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Denofcinema.com: Saturday Night at the Movies by Dennis Hartley review archive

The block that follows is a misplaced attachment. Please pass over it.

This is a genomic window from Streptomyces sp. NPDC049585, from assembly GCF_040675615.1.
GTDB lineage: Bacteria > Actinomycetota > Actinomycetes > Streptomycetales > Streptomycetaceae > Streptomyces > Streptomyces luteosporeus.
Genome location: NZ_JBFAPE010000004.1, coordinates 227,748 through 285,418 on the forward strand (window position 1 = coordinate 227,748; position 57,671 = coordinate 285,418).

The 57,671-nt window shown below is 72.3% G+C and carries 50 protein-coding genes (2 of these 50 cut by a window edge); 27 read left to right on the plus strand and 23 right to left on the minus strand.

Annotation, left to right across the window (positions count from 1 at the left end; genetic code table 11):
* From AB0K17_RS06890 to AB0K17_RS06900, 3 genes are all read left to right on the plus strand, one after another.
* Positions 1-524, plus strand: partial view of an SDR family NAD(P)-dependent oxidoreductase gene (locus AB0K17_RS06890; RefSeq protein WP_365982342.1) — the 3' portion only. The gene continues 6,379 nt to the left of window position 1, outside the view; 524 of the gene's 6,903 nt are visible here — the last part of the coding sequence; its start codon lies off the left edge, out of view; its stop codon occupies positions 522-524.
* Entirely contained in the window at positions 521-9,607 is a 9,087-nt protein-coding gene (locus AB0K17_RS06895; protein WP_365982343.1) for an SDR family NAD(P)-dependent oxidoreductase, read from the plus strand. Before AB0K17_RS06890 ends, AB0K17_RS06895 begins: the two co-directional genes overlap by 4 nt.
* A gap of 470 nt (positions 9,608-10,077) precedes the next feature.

01/01/2003 - 02/01/2003 02/01/2003 - 03/01/2003 03/01/2003 - 04/01/2003 04/01/2003 - 05/01/2003 05/01/2003 - 06/01/2003 06/01/2003 - 07/01/2003 07/01/2003 - 08/01/2003 08/01/2003 - 09/01/2003 09/01/2003 - 10/01/2003 10/01/2003 - 11/01/2003 11/01/2003 - 12/01/2003 12/01/2003 - 01/01/2004 01/01/2004 - 02/01/2004 02/01/2004 - 03/01/2004 03/01/2004 - 04/01/2004 04/01/2004 - 05/01/2004 05/01/2004 - 06/01/2004 06/01/2004 - 07/01/2004 07/01/2004 - 08/01/2004 08/01/2004 - 09/01/2004 09/01/2004 - 10/01/2004 10/01/2004 - 11/01/2004 11/01/2004 - 12/01/2004 12/01/2004 - 01/01/2005 01/01/2005 - 02/01/2005 02/01/2005 - 03/01/2005 03/01/2005 - 04/01/2005 04/01/2005 - 05/01/2005 05/01/2005 - 06/01/2005 06/01/2005 - 07/01/2005 07/01/2005 - 08/01/2005 08/01/2005 - 09/01/2005 09/01/2005 - 10/01/2005 10/01/2005 - 11/01/2005 11/01/2005 - 12/01/2005 12/01/2005 - 01/01/2006 01/01/2006 - 02/01/2006 02/01/2006 - 03/01/2006 03/01/2006 - 04/01/2006 04/01/2006 - 05/01/2006 05/01/2006 - 06/01/2006 06/01/2006 - 07/01/2006 07/01/2006 - 08/01/2006 08/01/2006 - 09/01/2006 09/01/2006 - 10/01/2006 10/01/2006 - 11/01/2006 11/01/2006 - 12/01/2006 12/01/2006 - 01/01/2007 01/01/2007 - 02/01/2007 02/01/2007 - 03/01/2007 03/01/2007 - 04/01/2007 04/01/2007 - 05/01/2007 05/01/2007 - 06/01/2007 06/01/2007 - 07/01/2007 07/01/2007 - 08/01/2007 08/01/2007 - 09/01/2007 09/01/2007 - 10/01/2007 10/01/2007 - 11/01/2007 11/01/2007 - 12/01/2007 12/01/2007 - 01/01/2008 01/01/2008 - 02/01/2008 02/01/2008 - 03/01/2008 03/01/2008 - 04/01/2008 04/01/2008 - 05/01/2008 05/01/2008 - 06/01/2008 06/01/2008 - 07/01/2008 07/01/2008 - 08/01/2008 08/01/2008 - 09/01/2008 09/01/2008 - 10/01/2008 10/01/2008 - 11/01/2008 11/01/2008 - 12/01/2008 12/01/2008 - 01/01/2009 01/01/2009 - 02/01/2009 02/01/2009 - 03/01/2009 03/01/2009 - 04/01/2009 04/01/2009 - 05/01/2009 05/01/2009 - 06/01/2009 06/01/2009 - 07/01/2009 07/01/2009 - 08/01/2009 08/01/2009 - 09/01/2009 09/01/2009 - 10/01/2009 10/01/2009 - 11/01/2009 11/01/2009 - 12/01/2009 12/01/2009 - 01/01/2010 01/01/2010 - 02/01/2010 02/01/2010 - 03/01/2010 03/01/2010 - 04/01/2010 04/01/2010 - 05/01/2010 05/01/2010 - 06/01/2010 06/01/2010 - 07/01/2010 07/01/2010 - 08/01/2010 08/01/2010 - 09/01/2010 09/01/2010 - 10/01/2010 10/01/2010 - 11/01/2010 11/01/2010 - 12/01/2010 12/01/2010 - 01/01/2011 01/01/2011 - 02/01/2011 02/01/2011 - 03/01/2011 03/01/2011 - 04/01/2011 04/01/2011 - 05/01/2011 05/01/2011 - 06/01/2011 06/01/2011 - 07/01/2011 07/01/2011 - 08/01/2011 08/01/2011 - 09/01/2011 09/01/2011 - 10/01/2011 10/01/2011 - 11/01/2011 11/01/2011 - 12/01/2011 12/01/2011 - 01/01/2012 01/01/2012 - 02/01/2012 02/01/2012 - 03/01/2012 03/01/2012 - 04/01/2012 04/01/2012 - 05/01/2012 05/01/2012 - 06/01/2012 06/01/2012 - 07/01/2012 07/01/2012 - 08/01/2012 08/01/2012 - 09/01/2012 09/01/2012 - 10/01/2012 10/01/2012 - 11/01/2012 11/01/2012 - 12/01/2012 12/01/2012 - 01/01/2013 01/01/2013 - 02/01/2013 02/01/2013 - 03/01/2013 03/01/2013 - 04/01/2013 04/01/2013 - 05/01/2013 05/01/2013 - 06/01/2013 06/01/2013 - 07/01/2013 07/01/2013 - 08/01/2013 08/01/2013 - 09/01/2013 09/01/2013 - 10/01/2013 10/01/2013 - 11/01/2013 11/01/2013 - 12/01/2013 12/01/2013 - 01/01/2014 01/01/2014 - 02/01/2014 02/01/2014 - 03/01/2014 03/01/2014 - 04/01/2014 04/01/2014 - 05/01/2014 05/01/2014 - 06/01/2014 06/01/2014 - 07/01/2014 07/01/2014 - 08/01/2014 08/01/2014 - 09/01/2014 09/01/2014 - 10/01/2014 10/01/2014 - 11/01/2014 11/01/2014 - 12/01/2014 12/01/2014 - 01/01/2015 01/01/2015 - 02/01/2015 02/01/2015 - 03/01/2015 03/01/2015 - 04/01/2015 04/01/2015 - 05/01/2015 05/01/2015 - 06/01/2015 06/01/2015 - 07/01/2015 07/01/2015 - 08/01/2015 08/01/2015 - 09/01/2015 09/01/2015 - 10/01/2015 10/01/2015 - 11/01/2015 11/01/2015 - 12/01/2015 12/01/2015 - 01/01/2016 01/01/2016 - 02/01/2016 02/01/2016 - 03/01/2016 03/01/2016 - 04/01/2016 04/01/2016 - 05/01/2016 05/01/2016 - 06/01/2016 06/01/2016 - 07/01/2016 07/01/2016 - 08/01/2016 08/01/2016 - 09/01/2016 09/01/2016 - 10/01/2016 10/01/2016 - 11/01/2016 11/01/2016 - 12/01/2016 12/01/2016 - 01/01/2017 01/01/2017 - 02/01/2017 02/01/2017 - 03/01/2017 03/01/2017 - 04/01/2017 04/01/2017 - 05/01/2017 05/01/2017 - 06/01/2017